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Celebrating Diversity Within the Sickle Cell Community: Commitment, Innovation, Practice

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Policy & Psychosocial Research [clear filter]
Saturday, October 13
 

8:30am EDT

Improving Provider Readiness For Young Adult Transitions: The (8) Behavioral Changes Providers Can Make To Improve Transition Outcomes
Abstract 

Authors:
Prof. Teresa Works- New England Sickle Cell Institute, UCONN Health

Objective: Sickle cell disease (SCD) is a genetic blood disorder estimated to impact about 1 in 400 individuals of African American decent in the United States. SCD can typically cause both acute and chronic pain crisis. Secondary co-morbidities of SCD include risk(s) of infection, strokes, splenic infarct, pulmonary embolus, acute chest syndrome and other acute medical conditions, which can dramatically increase risk of death. Historically, children with SCD did not live until adulthood. However, beginning in 1990’s, the utilization of antibiotics with children, dramatically decreased mortality in children with SCD. As a result, most now live until adulthood. Due to more adults living with SCD there is an increasing need for comprehensive teams of adult sickle cell providers to provide care to these young adults, who are aging out of pediatric care. Ideally, adult and children’s comprehensive SCD programs collaborate around effective and efficient transition programs as they facilitate young SCD adults transitioning to adult SCD care. Studies indicate that those young adults not transitioning to an adult provider are at higher risk of mortality.
Much of the research focused on the transition process has been on young adult readiness for transition, including the readiness of their families. However, there are behavioral and structural changes that can be made through coordination of care between adult and pediatric providers, which can dramatically improve transition outcomes regardless of adolescent readiness. These successful transition outcomes are demonstrated by the collaboration between pediatric providers at Connecticut Children’s Medical Center (CCMC) and the adult New England Sickle Cell Institute (NESCI) at UCONN Health and the changes implemented to their transition program over the past six years.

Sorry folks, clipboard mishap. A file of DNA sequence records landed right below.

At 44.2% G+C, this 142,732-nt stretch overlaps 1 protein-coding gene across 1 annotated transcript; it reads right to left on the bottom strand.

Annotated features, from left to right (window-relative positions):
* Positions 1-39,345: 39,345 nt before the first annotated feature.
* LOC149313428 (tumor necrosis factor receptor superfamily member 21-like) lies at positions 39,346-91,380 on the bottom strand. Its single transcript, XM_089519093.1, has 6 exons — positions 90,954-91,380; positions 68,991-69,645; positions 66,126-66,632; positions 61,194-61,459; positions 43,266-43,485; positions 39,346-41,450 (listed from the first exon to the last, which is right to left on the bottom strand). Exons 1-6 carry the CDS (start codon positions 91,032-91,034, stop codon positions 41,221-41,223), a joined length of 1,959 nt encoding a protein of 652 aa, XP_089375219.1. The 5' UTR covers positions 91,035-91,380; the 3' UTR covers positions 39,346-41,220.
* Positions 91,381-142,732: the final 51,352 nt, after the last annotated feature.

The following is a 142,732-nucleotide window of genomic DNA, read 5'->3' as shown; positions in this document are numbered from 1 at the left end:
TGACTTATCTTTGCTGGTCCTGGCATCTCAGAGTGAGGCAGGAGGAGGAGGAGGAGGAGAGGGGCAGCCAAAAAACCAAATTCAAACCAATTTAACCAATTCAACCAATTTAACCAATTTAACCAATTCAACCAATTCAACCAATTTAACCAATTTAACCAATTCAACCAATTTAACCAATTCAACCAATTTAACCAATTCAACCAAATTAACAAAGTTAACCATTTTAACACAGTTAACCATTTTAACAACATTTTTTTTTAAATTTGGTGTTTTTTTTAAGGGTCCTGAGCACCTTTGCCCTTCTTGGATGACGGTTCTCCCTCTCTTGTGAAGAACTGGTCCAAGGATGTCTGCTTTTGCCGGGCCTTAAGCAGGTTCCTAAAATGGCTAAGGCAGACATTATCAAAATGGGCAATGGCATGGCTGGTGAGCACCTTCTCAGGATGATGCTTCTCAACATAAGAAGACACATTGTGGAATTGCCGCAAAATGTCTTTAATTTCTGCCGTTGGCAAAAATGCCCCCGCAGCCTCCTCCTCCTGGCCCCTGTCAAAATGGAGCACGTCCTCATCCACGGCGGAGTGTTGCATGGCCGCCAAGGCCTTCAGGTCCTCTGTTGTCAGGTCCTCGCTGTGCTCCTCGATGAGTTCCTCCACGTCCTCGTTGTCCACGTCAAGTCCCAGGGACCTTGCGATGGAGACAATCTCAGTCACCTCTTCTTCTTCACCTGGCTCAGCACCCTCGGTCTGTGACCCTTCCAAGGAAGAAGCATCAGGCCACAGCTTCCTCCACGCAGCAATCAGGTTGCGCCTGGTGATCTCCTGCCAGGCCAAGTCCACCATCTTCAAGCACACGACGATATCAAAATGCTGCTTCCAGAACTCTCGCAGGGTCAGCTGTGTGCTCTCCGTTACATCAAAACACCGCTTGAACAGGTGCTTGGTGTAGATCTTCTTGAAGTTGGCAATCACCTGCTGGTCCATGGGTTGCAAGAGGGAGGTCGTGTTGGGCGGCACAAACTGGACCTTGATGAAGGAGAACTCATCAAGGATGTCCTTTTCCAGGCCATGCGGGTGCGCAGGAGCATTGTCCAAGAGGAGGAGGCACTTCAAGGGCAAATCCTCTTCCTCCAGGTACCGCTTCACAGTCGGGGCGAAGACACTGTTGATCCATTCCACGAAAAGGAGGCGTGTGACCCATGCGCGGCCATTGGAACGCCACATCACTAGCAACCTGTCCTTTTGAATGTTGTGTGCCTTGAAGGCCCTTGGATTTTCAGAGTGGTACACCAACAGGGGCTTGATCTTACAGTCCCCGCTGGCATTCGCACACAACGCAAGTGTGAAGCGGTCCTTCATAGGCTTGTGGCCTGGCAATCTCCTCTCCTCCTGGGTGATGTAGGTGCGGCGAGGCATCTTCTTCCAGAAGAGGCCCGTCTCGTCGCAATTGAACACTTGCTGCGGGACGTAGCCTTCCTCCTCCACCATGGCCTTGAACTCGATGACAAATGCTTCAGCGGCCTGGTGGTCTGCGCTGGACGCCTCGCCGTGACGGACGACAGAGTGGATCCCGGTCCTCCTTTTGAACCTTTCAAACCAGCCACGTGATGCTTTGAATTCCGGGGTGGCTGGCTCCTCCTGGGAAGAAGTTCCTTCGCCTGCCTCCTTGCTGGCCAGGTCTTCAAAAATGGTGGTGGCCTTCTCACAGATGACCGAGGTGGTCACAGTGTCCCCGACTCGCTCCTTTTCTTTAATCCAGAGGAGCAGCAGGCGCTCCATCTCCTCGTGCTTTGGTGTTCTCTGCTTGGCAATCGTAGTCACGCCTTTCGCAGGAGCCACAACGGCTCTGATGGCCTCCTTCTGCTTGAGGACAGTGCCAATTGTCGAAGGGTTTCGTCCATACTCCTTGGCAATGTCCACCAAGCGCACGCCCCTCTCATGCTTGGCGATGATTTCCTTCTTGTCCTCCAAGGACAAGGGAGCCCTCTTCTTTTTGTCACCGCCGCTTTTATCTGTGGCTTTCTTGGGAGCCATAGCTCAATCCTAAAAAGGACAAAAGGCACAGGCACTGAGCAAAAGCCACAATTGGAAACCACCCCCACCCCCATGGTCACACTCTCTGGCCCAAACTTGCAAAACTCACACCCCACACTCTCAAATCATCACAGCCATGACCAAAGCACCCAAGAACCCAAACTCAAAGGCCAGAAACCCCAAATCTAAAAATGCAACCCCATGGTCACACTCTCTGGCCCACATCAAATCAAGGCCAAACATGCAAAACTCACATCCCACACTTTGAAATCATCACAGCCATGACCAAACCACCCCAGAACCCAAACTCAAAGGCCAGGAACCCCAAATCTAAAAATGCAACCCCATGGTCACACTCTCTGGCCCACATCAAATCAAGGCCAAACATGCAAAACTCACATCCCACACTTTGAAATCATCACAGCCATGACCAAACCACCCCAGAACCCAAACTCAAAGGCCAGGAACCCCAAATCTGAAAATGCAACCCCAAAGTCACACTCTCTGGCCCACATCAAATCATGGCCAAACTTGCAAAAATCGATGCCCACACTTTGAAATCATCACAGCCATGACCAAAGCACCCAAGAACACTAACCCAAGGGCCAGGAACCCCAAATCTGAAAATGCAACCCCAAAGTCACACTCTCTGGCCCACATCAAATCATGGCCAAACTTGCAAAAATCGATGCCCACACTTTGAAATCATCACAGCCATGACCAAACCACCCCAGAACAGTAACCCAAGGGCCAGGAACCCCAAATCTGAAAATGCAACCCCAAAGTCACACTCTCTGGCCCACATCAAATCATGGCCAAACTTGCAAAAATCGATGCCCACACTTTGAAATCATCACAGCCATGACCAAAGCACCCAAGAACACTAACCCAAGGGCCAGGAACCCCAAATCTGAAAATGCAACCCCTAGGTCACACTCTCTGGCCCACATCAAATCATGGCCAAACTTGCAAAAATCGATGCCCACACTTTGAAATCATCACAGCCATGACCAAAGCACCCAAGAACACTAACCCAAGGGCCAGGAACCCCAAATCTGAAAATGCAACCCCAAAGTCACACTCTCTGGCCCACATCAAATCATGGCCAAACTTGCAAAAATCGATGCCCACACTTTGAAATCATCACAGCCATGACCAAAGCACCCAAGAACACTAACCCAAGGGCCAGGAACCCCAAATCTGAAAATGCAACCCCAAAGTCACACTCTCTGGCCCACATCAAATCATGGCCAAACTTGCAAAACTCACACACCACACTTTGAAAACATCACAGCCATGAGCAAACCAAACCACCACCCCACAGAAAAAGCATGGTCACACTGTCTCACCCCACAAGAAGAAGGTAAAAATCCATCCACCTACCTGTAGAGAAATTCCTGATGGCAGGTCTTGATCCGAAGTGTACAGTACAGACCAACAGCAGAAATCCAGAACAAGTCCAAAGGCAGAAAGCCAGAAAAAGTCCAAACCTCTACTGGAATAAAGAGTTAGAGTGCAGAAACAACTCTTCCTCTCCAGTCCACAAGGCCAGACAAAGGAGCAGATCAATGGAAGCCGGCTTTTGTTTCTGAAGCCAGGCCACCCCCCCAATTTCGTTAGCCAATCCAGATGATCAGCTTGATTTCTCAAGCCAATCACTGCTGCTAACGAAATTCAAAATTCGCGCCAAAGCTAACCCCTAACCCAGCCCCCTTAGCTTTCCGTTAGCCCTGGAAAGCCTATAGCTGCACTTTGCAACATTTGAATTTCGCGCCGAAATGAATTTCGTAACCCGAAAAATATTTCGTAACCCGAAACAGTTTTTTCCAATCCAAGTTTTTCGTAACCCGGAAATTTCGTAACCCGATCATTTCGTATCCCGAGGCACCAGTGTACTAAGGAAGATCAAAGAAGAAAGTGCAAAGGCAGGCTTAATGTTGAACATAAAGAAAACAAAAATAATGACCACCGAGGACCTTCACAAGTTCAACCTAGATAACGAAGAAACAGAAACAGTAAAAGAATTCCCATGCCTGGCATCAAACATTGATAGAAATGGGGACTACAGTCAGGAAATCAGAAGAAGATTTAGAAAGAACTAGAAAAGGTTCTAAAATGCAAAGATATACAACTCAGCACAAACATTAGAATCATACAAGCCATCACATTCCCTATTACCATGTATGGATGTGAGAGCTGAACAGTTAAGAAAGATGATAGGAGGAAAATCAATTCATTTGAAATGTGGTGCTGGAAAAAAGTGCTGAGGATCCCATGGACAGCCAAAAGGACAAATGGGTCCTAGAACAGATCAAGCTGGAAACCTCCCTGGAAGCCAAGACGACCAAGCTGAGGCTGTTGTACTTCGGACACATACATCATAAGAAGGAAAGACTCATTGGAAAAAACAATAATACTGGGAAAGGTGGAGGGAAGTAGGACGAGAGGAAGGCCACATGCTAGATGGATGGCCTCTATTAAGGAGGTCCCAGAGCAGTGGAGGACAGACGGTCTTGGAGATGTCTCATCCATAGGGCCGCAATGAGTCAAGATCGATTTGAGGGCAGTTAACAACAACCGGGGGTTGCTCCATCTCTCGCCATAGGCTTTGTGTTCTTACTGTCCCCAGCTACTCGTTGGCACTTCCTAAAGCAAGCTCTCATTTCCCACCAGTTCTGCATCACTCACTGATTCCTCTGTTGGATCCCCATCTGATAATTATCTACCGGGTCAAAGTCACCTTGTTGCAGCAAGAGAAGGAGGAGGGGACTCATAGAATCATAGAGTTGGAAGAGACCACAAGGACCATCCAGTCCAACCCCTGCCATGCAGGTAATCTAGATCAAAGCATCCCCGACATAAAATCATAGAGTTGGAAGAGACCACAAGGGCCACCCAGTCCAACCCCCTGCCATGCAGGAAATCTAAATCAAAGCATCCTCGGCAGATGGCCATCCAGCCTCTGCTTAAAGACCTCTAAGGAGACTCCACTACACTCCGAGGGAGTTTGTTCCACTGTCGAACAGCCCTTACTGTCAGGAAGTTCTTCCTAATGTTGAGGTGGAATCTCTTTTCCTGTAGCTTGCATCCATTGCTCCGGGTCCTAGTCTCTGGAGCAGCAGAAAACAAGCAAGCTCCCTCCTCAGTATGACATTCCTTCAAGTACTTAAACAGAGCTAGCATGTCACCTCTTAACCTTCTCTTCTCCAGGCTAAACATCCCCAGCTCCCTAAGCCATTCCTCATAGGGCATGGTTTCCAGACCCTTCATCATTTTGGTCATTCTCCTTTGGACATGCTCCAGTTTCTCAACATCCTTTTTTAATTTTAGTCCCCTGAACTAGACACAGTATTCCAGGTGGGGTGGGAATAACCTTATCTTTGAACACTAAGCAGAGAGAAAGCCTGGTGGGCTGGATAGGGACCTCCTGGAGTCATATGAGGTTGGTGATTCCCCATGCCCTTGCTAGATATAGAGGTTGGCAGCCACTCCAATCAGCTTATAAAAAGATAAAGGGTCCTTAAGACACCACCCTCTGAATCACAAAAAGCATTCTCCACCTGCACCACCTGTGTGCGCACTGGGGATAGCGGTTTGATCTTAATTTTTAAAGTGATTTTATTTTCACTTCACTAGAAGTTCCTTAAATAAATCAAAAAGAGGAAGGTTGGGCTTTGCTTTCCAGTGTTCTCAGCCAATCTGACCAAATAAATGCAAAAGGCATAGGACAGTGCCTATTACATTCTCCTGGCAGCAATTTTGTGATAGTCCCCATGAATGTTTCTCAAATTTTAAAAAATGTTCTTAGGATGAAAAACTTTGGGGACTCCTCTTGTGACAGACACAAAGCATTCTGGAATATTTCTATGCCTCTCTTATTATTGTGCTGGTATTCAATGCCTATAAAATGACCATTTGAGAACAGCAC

Methods: A retrospective analysis of CCMC patients seen in transition clinic and referred to the NESCI was performed from 2012- present by the CCMC registered nurse and the UCONN Health social worker, to assess how many patients had successfully transitioned to UCONN of those referred. For those patients who had not connected with a UCONN provider, CCMC staff attempted to contact them to ascertain if they had been connected to another hematologist or if they still needed an adult hematology provider. If a provider was needed, and the patient was willing, an appointment was scheduled at UCONN. A spread sheet was created to track where referred CCMC transitioning young adults were in the transition process. Clients who missed transition appointments were contacted by CCMC and the importance of transitioning was re-iterated. UCONN SW staff apprised CCMC of patient attendance, no-shows or cancellations at UCONN tour and initial appointments, who would then reinforce transition to UCONN and / or schedule a termination appointment with the transitioning young adult to celebrate their “graduation” to the adult provider. In this process, consistent behavioral changes on the part of the providers to ensure transition were implemented with excellent results.
Results: Use of this close tracking system and improved communication between the two institutions caused a 96% success rate in those young adult patients being referred to the adult provider successfully transitioning to care, from the period of 2012-2018 regardless of adolescent “readiness”. Provider focus on adolescent and young adult readiness for transition is important in terms of long term implementation of good disease management, however, it need not be a negating factor in the successful transition of young adults from pediatric to adult provider where disease management skills can continue to be worked on and develop over time under the care of the adult SCD comprehensive clinic.
Conclusions: Goals of adolescent “readiness” for transition are often abstract, difficult to define and vague in terms of pediatric and adult SCD provider team agreement on when patients are ready to transition. Changes on the part of the providers are in many ways easier to implement and can improve communication, provide consistent messages to patients and can lead to a smoother transition process. Improved success with transitioning pediatric SCD patients to SCD adult providers, can lead to better SCD health care and health outcomes.

Speakers
avatar for Teresa Works, MSW, LCSW

Teresa Works, MSW, LCSW

Clinical Social Worker, Property Management, Psychotherapist, UCONN Health
Teresa Works, LCSW, ACSW is a social worker with 25 years experience in medical and behavioral health settings. She is a doctoral candidate in social work research at the UCONN School of Social Work, where she also is an adjunct faculty member.  Teresa has been employed full time... Read More →


Saturday October 13, 2018 8:30am - 8:45am EDT
Constellation CD